[7:37 PM] found some creepy vintage looking masks @ the thrift store 4 tonight. totally reminiscent of eyes wide shut. thought u would dig it 👻🎃🕸

Tonight, he thought apprehensively, which was, by the 7:42 p.m. reading on his laptop, approximately 18 minutes and 34 seconds away from being considered as such. He’d been reluctant to consent to an event which involved ritualistic socializing in the form of apple-bobbing, orchestrated haunted houses, ghost stories, and pumpkin carving. But Sarah had always had a sort of Burtonian degree of fondness for the holiday, so he had agreed, albeit with reluctance, to stay until approximately 10:30. No earlier than that, and certainly no later.

In the meantime, with the now 15 minutes and 47 seconds of free time that he had on his hands, Ari was delving into the history of the Gaelic festival of Samhein; the true beginning of it all. He imagined how differently their own ‘festival’ would be if Christian dogma hadn’t eventually wormed it’s way (as it always did) into the equation by creating the mongrelized, but understandably more civilized, holiday that they knew today as ‘Halloween’. To think that in an alternate, devolved universe, in place of candy offerings for the sake of social customs, and dressing as ghosts by virtue of scaring people, they would instead be propitiating their crops for ‘gods’ to ensure that their livestock wouldn’t be slaughtered, and setting places at their dinner tables to appease the legitimate wandering souls of the dead that might pass through, honestly had Ari’s mind reeling. Possible violent consequences aside, he almost preferred Samhein– as he would, at least, not be required to leave the comfort of his own home in order to participate.

In theory, Halloween seemed like a concept that he could have actually enjoyed. Liked, even. The whole idea of draping one’s true identity over a hanger for the night, in exchange for a temporary costume, and, a new ‘persona’ was naturally one that appealed a great deal to Ari. The internet, or rather the anonymity of the internet, in it’s own right, was similar to Halloween in that way. An overweight, middle-aged man could pretend to be a twenty-something year old frat boy who could, physically, pass as the subject of a Michelangelo sculpture. Introverts could pretend to be extroverts. Everyday people could paint themselves as movie-esque vigilantes, saving the world one keystroke at a time.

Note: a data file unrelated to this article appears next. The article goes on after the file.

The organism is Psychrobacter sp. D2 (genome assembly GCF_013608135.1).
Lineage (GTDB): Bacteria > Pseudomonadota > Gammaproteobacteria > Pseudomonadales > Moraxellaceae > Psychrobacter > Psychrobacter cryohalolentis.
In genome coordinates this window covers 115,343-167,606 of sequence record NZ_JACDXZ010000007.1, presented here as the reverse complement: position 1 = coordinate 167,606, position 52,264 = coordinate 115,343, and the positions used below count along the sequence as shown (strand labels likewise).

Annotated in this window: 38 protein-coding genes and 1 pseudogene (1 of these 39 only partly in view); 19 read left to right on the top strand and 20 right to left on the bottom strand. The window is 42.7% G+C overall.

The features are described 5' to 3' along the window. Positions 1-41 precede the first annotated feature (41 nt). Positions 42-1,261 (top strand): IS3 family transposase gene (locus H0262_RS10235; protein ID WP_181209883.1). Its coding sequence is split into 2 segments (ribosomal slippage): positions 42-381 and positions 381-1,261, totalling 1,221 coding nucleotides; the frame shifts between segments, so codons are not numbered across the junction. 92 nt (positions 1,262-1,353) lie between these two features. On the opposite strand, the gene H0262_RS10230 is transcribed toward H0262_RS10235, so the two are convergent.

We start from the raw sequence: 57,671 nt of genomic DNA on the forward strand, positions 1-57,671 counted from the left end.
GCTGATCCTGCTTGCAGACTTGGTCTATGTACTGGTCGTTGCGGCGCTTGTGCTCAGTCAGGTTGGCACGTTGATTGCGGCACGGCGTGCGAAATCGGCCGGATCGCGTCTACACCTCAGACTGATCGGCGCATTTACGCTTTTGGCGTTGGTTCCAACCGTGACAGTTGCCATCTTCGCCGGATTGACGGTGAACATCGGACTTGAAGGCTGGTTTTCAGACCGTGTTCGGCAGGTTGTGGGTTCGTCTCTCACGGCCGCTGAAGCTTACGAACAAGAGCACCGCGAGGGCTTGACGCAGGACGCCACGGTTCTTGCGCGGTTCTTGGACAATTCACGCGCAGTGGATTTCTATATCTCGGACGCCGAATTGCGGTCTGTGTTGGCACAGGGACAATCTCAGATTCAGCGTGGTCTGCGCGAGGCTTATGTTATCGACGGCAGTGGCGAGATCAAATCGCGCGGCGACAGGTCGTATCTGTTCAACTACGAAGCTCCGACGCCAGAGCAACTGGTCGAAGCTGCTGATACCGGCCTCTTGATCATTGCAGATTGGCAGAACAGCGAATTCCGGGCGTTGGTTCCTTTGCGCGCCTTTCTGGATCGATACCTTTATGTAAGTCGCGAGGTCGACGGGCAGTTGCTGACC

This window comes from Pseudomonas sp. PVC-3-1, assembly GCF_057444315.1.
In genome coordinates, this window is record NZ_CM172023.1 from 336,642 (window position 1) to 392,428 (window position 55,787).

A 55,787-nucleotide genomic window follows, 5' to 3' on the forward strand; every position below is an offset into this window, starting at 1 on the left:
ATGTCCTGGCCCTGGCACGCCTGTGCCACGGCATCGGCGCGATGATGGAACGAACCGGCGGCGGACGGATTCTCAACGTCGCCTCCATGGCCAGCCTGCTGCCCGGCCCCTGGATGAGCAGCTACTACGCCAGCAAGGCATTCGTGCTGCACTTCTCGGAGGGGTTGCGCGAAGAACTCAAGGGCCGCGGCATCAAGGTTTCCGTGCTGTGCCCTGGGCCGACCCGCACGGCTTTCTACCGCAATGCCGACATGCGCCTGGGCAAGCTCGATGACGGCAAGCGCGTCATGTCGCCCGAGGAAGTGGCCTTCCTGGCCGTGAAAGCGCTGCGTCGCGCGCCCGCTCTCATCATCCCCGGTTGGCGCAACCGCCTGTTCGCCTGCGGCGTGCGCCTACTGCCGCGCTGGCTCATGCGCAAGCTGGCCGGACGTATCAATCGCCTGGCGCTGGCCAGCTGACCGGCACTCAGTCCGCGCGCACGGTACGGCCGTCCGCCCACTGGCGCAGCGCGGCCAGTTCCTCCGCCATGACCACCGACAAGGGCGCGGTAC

Ari paused. Immediately, he was reminded of Agnes.

He once again glanced at his phone, scrolling through all two of his contacts to the freshly added Agnes Ensler.

He didn’t actually go through with what his mind was proposing. Shortly after, his sister showed up. As promised, she came with masks, and an awaiting car (not her red Prius) parked outside of their apartment. Apparently, she had found a date to accompany her for the night. A date with a Ben Richards beard, a beer belly, and a large Chevy truck to compliment the two. But you’ll be okay on your own, right? Or you could just ask that girl to come hang out with you. She had brought Agnes up more than a few times on the drive over; clearly, still angry with him for the other night.

“I’m leaving at 10:30,” he told her once they had found an appropriate parking spot near the ‘pumpkin-carving station’. She was too busy raving over the (seemingly professional looking) Kylo Ren pumpkin that was on a proud display for the whole town to see, to actually hear him. He’d shut the door behind him without saying goodbye and began to wander around aimlessly, somewhere between the face-painting crowd and the beginning of the hay rides. Again, he thought of Agnes. Of the phone that was in his pocket. Of Sarah’s nagging about her being a bad influence for keeping him out so late. He threw his hood over his head, retrieved his phone, and pulled up her contact again. He hadn’t texted her since that night. But an idea suddenly struck his mind.

Contact: Agnes Ensler (delivered)

[8:07 PM] Hello, Agnes.

Was that too formal of a greeting to send to her? Hadn’t they passed the point of formalities the other night? Ari continued typing.

[8:09 PM] I might require a cab at 10:30 p.m. if you are working tonight.

He pressed his lips together in thought, mulling something over to himself for awhile before he sent his final (that actually turned out to be a penultimate) message.

[8:15 PM] If you’re not then maybe we could. Hang out.

He was reminded of his sister, of the sardonic way that she had used the phrase ‘hang out’. Really, all she had done was supply Ari with a current term that wouldn’t make him sound like he belonged in an exaggerated depiction of an Oscar Wilde novel. ‘Do you yearn to partake in the festivities with me, Agnes?’ He cringed at the thought of ever saying such a thing aloud. Although, his anxiety sometimes took him to strange places.

[8:18 PM] I’m at this festival if you’re up for it. I can even give you my coordinates if needed.